On Monday, Joe was barely back when he found 2 FOS AMERICAN PIPITS on Monday. Many more NORTHERN PINTAILS have arrived, sharing the wetlands with a pair of GADWALL and MALLARDS. 

Tuesday on the Tonsina Trail, I flushed a non-migratory SPRUCE GROUSE eating gravel. As it flew to the safety of the trees (spruce of course) it fanned its black tail with a chestnut brown band. I spotted a COMMON LOON far out from shore, a rare sight all winter.

Today at Ava’s Place, I spied the PURPLE FINCH, looking much the same as it did all winter. PINE SISKINS and PINE GROSBEAKS still dominated the feeders and seed on the ground with DOWNY WOODPECKERS zipping in and out from the suet feeders.

At the tidelands, I saw four likely PIPIT suspects but they were too far to verify. It was easy to spot the four newly arrived, brilliant white TRUMPETER SWANS that joined the two local cygnets to rest and feed in the sn’rain. 

The 9-month old light gray cygnets won’t be ready to breed until they are two years old, but maybe they will migrate to new territory with other swans. Mom and dad reign over their nesting area at mile 1 Nash Road and seem to have said adios to their beloved and well-cared for 2014 kids.

During that brief break in the clouds, I watched five more snow-white TRUMPETER SWANS fly overhead with strong, steady wing beats, honking softly, discussing travel plans. What a gorgeous sight against that blue-sky window! Apparently they decided to push north, ever north.

Spring migrants are on the way and that is no April Fools!

Happy Birding!
Carol Griswold
Seward Sporadic Bird Report Reporter





Friday, March 27, 2015 Spring trickles in

Seward, Alaska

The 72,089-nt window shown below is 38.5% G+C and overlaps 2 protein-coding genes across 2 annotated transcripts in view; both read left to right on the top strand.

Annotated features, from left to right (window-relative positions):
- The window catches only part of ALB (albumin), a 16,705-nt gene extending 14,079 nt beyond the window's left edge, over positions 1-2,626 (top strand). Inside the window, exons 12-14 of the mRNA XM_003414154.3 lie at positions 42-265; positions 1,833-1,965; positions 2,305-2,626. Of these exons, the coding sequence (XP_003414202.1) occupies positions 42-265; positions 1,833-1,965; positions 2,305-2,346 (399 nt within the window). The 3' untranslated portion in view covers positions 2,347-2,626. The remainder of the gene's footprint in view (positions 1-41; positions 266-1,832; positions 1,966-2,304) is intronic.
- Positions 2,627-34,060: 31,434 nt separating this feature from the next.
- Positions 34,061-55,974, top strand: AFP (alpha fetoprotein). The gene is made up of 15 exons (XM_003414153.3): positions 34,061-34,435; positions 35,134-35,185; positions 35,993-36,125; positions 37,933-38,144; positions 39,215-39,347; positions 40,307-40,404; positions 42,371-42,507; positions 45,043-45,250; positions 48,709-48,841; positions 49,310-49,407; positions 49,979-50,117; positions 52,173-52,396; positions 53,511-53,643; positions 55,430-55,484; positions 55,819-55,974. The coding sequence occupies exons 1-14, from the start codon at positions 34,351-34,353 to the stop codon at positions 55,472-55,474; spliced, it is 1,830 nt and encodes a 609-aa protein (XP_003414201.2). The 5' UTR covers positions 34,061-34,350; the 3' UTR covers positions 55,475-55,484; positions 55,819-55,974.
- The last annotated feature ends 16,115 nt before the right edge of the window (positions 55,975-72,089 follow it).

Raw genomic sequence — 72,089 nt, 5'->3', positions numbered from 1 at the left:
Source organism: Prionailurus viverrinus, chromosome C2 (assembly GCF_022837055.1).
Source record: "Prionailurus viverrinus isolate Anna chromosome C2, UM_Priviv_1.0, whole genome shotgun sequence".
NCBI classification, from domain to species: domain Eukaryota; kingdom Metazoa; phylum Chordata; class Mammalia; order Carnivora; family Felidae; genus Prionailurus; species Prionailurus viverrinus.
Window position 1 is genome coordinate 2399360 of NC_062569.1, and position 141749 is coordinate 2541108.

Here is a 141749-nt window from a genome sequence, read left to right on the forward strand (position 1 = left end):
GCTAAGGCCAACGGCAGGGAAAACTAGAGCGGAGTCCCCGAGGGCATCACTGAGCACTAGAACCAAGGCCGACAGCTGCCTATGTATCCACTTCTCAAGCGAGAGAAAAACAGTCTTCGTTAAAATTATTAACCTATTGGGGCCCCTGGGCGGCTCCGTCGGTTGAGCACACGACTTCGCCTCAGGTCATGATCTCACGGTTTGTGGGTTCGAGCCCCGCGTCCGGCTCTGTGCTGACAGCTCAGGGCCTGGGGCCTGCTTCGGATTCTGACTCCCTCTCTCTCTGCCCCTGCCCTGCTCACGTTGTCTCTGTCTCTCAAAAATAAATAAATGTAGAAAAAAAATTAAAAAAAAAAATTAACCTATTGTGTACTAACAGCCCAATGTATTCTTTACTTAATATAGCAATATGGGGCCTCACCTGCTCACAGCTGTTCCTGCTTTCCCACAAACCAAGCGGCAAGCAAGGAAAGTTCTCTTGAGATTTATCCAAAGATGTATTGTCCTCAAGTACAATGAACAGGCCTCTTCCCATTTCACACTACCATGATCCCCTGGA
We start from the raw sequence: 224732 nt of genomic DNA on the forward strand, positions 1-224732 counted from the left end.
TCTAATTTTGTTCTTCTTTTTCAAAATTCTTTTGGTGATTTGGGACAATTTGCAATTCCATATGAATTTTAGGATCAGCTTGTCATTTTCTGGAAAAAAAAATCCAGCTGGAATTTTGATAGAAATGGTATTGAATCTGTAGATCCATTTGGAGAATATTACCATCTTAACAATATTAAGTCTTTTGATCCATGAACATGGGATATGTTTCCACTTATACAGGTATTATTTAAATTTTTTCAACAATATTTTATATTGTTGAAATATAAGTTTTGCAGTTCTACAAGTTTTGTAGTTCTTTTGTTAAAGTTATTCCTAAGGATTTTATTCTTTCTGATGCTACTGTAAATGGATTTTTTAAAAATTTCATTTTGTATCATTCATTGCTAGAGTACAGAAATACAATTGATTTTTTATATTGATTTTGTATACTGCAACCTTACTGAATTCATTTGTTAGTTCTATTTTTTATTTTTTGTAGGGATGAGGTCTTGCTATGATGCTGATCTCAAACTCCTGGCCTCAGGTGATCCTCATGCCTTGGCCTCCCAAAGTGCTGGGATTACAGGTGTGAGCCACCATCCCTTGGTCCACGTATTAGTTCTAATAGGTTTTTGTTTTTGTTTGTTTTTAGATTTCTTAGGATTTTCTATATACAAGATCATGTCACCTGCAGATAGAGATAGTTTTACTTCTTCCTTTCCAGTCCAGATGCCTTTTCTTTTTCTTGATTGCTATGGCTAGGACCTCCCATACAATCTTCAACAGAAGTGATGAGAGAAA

Today is the 51th anniversary of the Great Alaska Earthquake and Tsunami of March 27, 1964.

Sunrise 7:37 am, sunset 8:29 pm for a total day length of 12 hours and 51 minutes. Tomorrow will be 5 minutes and 30 seconds longer.

Mornings this past week started a little cool in the low 30s, and by afternoon the thermometer rose to the high 40s. The forecast was actually vaguely correct: we had a mix of sun for a few spectacular days, then hard, hard rain that dusted the mountains with fresh snow, some wind, but mostly light. It’s the special spring mix of rainbows and southerly squalls that delivers the migratory birds to the melting ponds and brown but budding landscape.

Until recently, it’s been hard to tell if spring was here. Due to the mild winter, the TRUMPETER SWAN family never left, the young GOLDEN EAGLE lingered, a few NORTHERN PINTAILS hung around, as did a small flock of DUNLINS and ROCK SANDPIPERS. The BLACK-LEGGED KITTIWAKES arrived way early, and 2 juvenile RED CROSSBILLS popped up.

Singing is not a good clue as PACIFIC WRENS, VARIED THRUSHES, and PINE GROSBEAKS have been singing since December. The dapper DIPPER sings no matter how inclement the weather seems to us, and the sweet SONG SPARROW seems inspired regardless of the calendar.

All winter, the multitudinous WHITE-WINGED CROSSBILLS filled the air with their songs, winding up like a musical toy, crank-crank-crank, followed by a torrent of rapid notes. SAW-WHET OWLS took over the night duty, with GREAT HORNED and infrequently, WESTERN SCREECH OWLS. In early March, the DARK-EYED JUNCOS began ringing their little bells. They’ve been here, but had sense to wait.

On March 17, I spotted my first PIGEON GUILLEMOT in breeding plumage, and a GADWALL flew by. On March 18, the first wave of Euphasid krill washed up on the beaches. I don’t know why they die in the spring, but it’s now a usual March event.

On March 21, I spotted my first of spring HERRING GULLS, crying and carrying on in small flocks overhead, glad to be on their way north. RAVEN pairs carried wads of moss and dead grass to line their nests. They know it’s time.

On March 24, I heard five PACIFIC WRENS singing along Tonsina Trail. A few more sing in the morning along the forested slopes of Mt Marathon, and along Lost Lake Trail. That seems like enough birds to include at least a few migrants. 

Today there were a dozen or more NORTHERN PINTAILS feeding with the usual MALLARDS. Robin C spotted a FOS HARLAN’S HAWK.

The squalls forecast for the coming few days bear winged gifts. Keep your eyes open and ears to the sky.

Happy Birding!
Carol Griswold

Seward Sporadic Bird Report Reporter